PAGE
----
Where is our future? —Sidedoor Magazine

It sounds like an interview question for a job interview or a creative writing assignment. Someone may respond to flying cars, robots, or life in space. Those would be distant ideas at some point, but how far away are they?

When talking about technology, the subject of augmented reality can be discussed. But is it something exclusive in the future?

A lot of people already don’t trust billionaires. One of them is Elon Musk. The creation of Neuralink sealed this mistrust. If you don’t know what Neuralink is, it’s a device that, once implanted in the human brain, would allow a computer to translate a person’s thoughts into action. The layout of this chip means that the tasks we perform now, such as typing, pressing buttons, or even using a mouse, will ultimately be accomplished through the recipient’s thoughts. If you think that’s weird, remember that this is the same man who has done more electric cars than anyone else and who fires rockets into space on a fairly regular basis. It’s not so strange either when you remember that the implantation of chips into people is already happening.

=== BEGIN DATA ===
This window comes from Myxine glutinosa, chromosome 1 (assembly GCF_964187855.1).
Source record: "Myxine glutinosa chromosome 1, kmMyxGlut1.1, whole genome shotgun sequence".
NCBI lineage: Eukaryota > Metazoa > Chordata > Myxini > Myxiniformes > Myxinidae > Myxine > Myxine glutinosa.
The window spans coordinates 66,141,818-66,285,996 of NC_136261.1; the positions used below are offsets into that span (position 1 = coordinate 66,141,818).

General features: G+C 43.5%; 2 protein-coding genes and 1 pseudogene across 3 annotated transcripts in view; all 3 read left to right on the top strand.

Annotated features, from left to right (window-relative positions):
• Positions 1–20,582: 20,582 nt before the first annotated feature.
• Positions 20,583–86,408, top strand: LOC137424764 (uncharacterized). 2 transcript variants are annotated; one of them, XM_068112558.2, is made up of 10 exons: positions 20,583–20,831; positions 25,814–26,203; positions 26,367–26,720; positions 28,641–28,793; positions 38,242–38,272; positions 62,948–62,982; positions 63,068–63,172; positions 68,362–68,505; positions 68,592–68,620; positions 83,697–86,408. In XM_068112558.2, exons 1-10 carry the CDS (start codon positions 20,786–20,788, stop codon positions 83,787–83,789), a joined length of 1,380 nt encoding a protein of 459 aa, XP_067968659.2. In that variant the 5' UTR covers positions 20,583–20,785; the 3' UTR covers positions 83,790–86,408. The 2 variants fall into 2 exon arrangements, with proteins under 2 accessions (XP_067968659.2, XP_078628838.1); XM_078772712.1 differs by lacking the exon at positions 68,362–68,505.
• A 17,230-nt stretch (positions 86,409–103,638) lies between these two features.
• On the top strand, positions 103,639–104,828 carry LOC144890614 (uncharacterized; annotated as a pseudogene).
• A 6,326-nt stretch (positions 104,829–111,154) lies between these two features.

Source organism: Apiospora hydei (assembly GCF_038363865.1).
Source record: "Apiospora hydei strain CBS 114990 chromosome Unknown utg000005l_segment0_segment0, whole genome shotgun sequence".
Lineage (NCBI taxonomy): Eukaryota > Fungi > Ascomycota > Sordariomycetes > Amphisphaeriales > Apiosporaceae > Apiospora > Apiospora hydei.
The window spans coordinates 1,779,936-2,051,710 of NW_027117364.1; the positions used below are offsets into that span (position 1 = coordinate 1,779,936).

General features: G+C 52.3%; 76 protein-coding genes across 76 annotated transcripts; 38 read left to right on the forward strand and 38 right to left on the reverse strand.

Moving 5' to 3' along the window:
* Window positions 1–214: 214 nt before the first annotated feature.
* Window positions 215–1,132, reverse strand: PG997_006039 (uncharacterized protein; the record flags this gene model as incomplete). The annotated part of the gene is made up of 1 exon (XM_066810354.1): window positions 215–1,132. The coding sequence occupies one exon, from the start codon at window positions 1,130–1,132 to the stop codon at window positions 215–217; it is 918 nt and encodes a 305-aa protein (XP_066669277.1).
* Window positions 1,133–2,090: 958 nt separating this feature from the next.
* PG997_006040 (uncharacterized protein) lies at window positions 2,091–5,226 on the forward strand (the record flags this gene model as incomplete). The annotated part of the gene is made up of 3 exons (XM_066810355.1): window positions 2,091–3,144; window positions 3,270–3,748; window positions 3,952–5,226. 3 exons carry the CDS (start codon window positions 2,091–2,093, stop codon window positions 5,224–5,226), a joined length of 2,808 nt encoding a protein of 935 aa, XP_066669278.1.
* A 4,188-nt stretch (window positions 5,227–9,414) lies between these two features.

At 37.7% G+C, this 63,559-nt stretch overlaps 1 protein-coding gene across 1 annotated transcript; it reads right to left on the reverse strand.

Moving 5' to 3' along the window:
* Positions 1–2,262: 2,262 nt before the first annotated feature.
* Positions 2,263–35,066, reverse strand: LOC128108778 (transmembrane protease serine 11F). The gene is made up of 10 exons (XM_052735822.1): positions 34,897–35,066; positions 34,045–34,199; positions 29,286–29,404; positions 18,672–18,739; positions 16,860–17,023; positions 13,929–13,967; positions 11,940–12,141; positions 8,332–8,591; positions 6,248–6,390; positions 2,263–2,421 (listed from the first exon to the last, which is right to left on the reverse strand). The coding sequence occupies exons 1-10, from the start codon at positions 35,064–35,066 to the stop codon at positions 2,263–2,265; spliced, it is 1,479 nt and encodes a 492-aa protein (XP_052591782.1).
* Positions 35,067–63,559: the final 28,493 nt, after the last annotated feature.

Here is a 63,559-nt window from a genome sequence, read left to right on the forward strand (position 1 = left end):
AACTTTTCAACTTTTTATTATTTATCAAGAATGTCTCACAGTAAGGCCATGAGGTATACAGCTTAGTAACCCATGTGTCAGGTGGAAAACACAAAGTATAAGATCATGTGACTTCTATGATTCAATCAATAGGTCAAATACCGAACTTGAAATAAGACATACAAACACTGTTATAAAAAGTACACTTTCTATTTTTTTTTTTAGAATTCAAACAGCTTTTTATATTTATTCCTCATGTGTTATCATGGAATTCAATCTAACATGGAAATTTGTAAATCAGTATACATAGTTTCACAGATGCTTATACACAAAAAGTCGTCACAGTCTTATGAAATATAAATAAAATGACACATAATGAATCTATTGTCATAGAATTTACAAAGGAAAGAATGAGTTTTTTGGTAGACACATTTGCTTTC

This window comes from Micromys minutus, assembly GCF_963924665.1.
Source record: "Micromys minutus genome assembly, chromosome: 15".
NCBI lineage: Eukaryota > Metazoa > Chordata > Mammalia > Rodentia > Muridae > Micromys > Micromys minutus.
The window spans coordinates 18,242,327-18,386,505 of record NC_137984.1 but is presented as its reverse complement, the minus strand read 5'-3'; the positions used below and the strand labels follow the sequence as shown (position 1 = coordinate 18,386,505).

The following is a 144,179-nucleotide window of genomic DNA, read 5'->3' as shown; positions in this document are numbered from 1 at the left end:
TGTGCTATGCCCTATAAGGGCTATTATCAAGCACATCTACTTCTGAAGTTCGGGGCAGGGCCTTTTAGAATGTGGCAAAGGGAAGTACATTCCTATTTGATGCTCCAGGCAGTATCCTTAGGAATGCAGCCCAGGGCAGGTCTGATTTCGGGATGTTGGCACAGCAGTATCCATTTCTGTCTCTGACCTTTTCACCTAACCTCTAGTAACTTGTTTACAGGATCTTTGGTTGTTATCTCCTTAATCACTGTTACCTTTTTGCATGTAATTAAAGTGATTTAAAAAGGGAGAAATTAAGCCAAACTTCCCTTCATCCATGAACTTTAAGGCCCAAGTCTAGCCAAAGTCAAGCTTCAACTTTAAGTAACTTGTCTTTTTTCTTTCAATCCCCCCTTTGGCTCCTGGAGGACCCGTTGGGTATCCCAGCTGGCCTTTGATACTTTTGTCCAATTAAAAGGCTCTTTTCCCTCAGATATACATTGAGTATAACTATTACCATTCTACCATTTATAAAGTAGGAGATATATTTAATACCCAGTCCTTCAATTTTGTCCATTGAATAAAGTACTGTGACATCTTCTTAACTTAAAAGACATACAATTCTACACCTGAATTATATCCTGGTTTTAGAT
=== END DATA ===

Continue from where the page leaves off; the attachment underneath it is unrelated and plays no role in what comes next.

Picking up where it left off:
Gone are the days of worrying that the robot serving you sushi will develop its autonomy and take over the world. Now people are implanting microchips in their hands. Microchips were first implanted in humans in 1998 and have grown in popularity in recent years. The Anglo-Polish company Walletmor has already sold more than 500 tokens. Whether you’re paying for a coffee in Rio or running errands down the street, this rice-grain-sized chip that doesn’t require a power source has you covered. Although it sounds Orwellian at best, a 2021 to research of over 4000 people in the UK and EU said 51% would consider this chip. However, security concerns seem to be an element in this consideration. Although these chips may contain the same technology that we use in our daily lives, there is a big difference between having this technology in your pocket in your phone or in your body.

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